Minds and legs were rested. It was only the heart which continued to take a hammering as we tackled a variety of hair-raising water slides and the odd brave souls turned their hand to parascending. Golf was played on the Gary Player Championship course, home of the million-dollar challenge, and chips were laid down in the famous Sun City gambling halls.
All good fun, but there is, of course, more serious work to do, and on Wednesday we returned to Johannesburg for the next stage of our mission. I was soon learning the hardest lesson of the World Cup: the need to play your heart out for one weekend and then, with scant time to dwell on all the joy of a great win, the fact that you must leave that all behind as you focus on the next mountain to climb.
And the mountains do not get any smaller. The sizeable hillock this weekend comes in the form of the New Zealand All Blacks. In the not too distant past, the All Blacks conjured up all sorts of dark, foreboding images of rugby demi-gods in black jerseys, ruthless and all-conquering, masters of all they surveyed.
Indeed, I will always remember when in 1989 I lined up as a Barbarian to watch them perform the haka to find that, in fact, they were just ordinary human beings - and relatively small to boot.
In the past five years or so, their image of invincibility has been laid low by the ascendancy of the Australian machine and other one-off victories such as the second Test by the Lions in 1993, by England later that same year, and a 2-0 series win by the French last year.
There have been ominous signs of an All Black revival during this World Cup, albeit without having to face any of the big guns. In fact, they have not been sorely tested since they lost their Bledisloe Cup encounter against the Aussies last year.
The severe test we encountered at the hands of the Aussies last week should have erased any existing question marks over our ability to cope with the best around. However, I do not think that anyone ever doubted we could pull off a once-in-a-lifetime performance like that. The challenge is for us to replicate that - if not go one better -against the Kiwis so soon after.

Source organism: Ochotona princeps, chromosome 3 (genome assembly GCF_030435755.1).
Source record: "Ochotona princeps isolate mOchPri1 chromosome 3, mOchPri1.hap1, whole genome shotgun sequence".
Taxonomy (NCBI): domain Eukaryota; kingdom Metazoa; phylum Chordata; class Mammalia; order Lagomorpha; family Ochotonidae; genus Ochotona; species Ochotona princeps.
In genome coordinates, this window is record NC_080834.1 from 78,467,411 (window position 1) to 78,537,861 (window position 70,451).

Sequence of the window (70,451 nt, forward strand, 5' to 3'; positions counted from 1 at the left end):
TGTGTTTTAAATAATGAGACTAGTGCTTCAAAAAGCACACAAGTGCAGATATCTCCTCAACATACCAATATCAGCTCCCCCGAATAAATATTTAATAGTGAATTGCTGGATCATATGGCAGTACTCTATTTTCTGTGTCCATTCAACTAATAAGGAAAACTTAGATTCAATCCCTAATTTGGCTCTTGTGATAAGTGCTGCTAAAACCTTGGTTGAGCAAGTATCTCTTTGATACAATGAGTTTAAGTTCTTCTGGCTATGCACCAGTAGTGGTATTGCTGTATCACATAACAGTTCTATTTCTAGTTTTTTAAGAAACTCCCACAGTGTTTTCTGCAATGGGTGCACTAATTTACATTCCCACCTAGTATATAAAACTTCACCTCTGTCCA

Therefore, the major task this week has been to attempt to rekindle the mental approach of last week as we attempt to go one step further.
The week has been tiresome from the continuous press harangueing on the subject of Jonah Lomu. I would love to share my feelings on the gentleman in question following tomorrow's game. Until then, I will say what I do about all my opponents. As an international, you have the privilege of being able to play with the best against the best. Lomu is purportedly one of the best, and I look forward to the challenge.
Indeed, the biggest problem I will face is who to swap shirts with after the game, as I believe he does not like to take part in this time-honoured tradition. I guess maybe because he would have a problem fitting into Tim Rodber's shirt, let alone mine!
Meanwhile, there will certainly be a great deal of interest in today's game between South Africa and France. An all-Northern hemisphere final in a Southern hemisphere location would be a great prospect.
ENGLAND v NEW ZEALAND
at Newlands, Cape Town
M Catt Bath 15 G Osborne North Harbour
T Underwood Leicester 14 J Wilson Otago
W Carling Harlequins, capt 13 F Bunce North Harbour
J Guscott Bath 12 W Little North Harbour
R Underwood Leicester 11 J Lomu Counties
R Andrew Wasps 10 A Mehrtens Canterbury
D Morris Orrell 9 G Bachop Canterbury
J Leonard Harlequins 1 C Dowd Auckland
B Moore Harlequins 2 S Fitzpatrick Auckland, capt
V Ubogu Bath 3 O Brown Auckland
M Johnson Leicester 4 I Jones North Harbour
M Bayfield Northampton 5 R Brooke Auckland
T Rodber Northampton 6 M Brewer Canterbury
D Richards Leicester 8 Z Brooke Auckland
B Clarke Bath 7 J Kronfeld Otago
Referee: S Hilditch (Ireland). Kick-off: Tomorrow 2.0 (ITV)Reuse content